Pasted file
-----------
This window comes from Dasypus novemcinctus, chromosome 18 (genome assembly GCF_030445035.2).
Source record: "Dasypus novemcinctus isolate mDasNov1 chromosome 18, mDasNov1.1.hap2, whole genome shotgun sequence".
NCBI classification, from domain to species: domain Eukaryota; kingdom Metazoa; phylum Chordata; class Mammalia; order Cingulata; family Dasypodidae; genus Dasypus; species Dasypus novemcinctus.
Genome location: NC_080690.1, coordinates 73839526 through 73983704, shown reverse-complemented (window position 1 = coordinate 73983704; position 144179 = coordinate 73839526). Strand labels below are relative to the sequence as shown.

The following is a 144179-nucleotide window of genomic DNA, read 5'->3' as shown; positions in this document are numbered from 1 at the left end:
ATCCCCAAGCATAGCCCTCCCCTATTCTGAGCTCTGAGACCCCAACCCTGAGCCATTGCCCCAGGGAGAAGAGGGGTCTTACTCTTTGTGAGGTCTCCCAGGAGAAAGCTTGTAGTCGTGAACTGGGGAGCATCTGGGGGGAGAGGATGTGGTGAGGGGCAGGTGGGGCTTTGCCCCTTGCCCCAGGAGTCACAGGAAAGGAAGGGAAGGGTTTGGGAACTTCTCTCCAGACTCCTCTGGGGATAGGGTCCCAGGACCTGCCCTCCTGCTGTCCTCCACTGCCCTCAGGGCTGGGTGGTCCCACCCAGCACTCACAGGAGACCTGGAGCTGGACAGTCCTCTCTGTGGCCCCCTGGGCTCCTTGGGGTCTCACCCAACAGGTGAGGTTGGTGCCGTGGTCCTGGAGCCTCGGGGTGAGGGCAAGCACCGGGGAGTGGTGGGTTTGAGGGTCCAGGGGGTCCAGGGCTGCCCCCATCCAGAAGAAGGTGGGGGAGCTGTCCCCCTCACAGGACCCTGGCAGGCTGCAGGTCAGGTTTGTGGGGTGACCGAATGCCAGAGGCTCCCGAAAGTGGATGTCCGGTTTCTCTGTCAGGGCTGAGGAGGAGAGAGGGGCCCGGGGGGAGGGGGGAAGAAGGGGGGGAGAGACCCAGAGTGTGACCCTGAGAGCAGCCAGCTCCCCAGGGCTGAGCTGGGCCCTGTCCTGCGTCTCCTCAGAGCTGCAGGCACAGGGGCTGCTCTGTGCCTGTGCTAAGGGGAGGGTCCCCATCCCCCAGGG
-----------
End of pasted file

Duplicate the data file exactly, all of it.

This window comes from Dasypus novemcinctus, chromosome 18 (genome assembly GCF_030445035.2).
Source record: "Dasypus novemcinctus isolate mDasNov1 chromosome 18, mDasNov1.1.hap2, whole genome shotgun sequence".
NCBI classification, from domain to species: domain Eukaryota; kingdom Metazoa; phylum Chordata; class Mammalia; order Cingulata; family Dasypodidae; genus Dasypus; species Dasypus novemcinctus.
Genome location: NC_080690.1, coordinates 73839526 through 73983704, shown reverse-complemented (window position 1 = coordinate 73983704; position 144179 = coordinate 73839526). Strand labels below are relative to the sequence as shown.

The following is a 144179-nucleotide window of genomic DNA, read 5'->3' as shown; positions in this document are numbered from 1 at the left end:
ATCCCCAAGCATAGCCCTCCCCTATTCTGAGCTCTGAGACCCCAACCCTGAGCCATTGCCCCAGGGAGAAGAGGGGTCTTACTCTTTGTGAGGTCTCCCAGGAGAAAGCTTGTAGTCGTGAACTGGGGAGCATCTGGGGGGAGAGGATGTGGTGAGGGGCAGGTGGGGCTTTGCCCCTTGCCCCAGGAGTCACAGGAAAGGAAGGGAAGGGTTTGGGAACTTCTCTCCAGACTCCTCTGGGGATAGGGTCCCAGGACCTGCCCTCCTGCTGTCCTCCACTGCCCTCAGGGCTGGGTGGTCCCACCCAGCACTCACAGGAGACCTGGAGCTGGACAGTCCTCTCTGTGGCCCCCTGGGCTCCTTGGGGTCTCACCCAACAGGTGAGGTTGGTGCCGTGGTCCTGGAGCCTCGGGGTGAGGGCAAGCACCGGGGAGTGGTGGGTTTGAGGGTCCAGGGGGTCCAGGGCTGCCCCCATCCAGAAGAAGGTGGGGGAGCTGTCCCCCTCACAGGACCCTGGCAGGCTGCAGGTCAGGTTTGTGGGGTGACCGAATGCCAGAGGCTCCCGAAAGTGGATGTCCGGTTTCTCTGTCAGGGCTGAGGAGGAGAGAGGGGCCCGGGGGGAGGGGGGAAGAAGGGGGGGAGAGACCCAGAGTGTGACCCTGAGAGCAGCCAGCTCCCCAGGGCTGAGCTGGGCCCTGTCCTGCGTCTCCTCAGAGCTGCAGGCACAGGGGCTGCTCTGTGCCTGTGCTAAGGGGAGGGTCCCCATCCCCCAGGG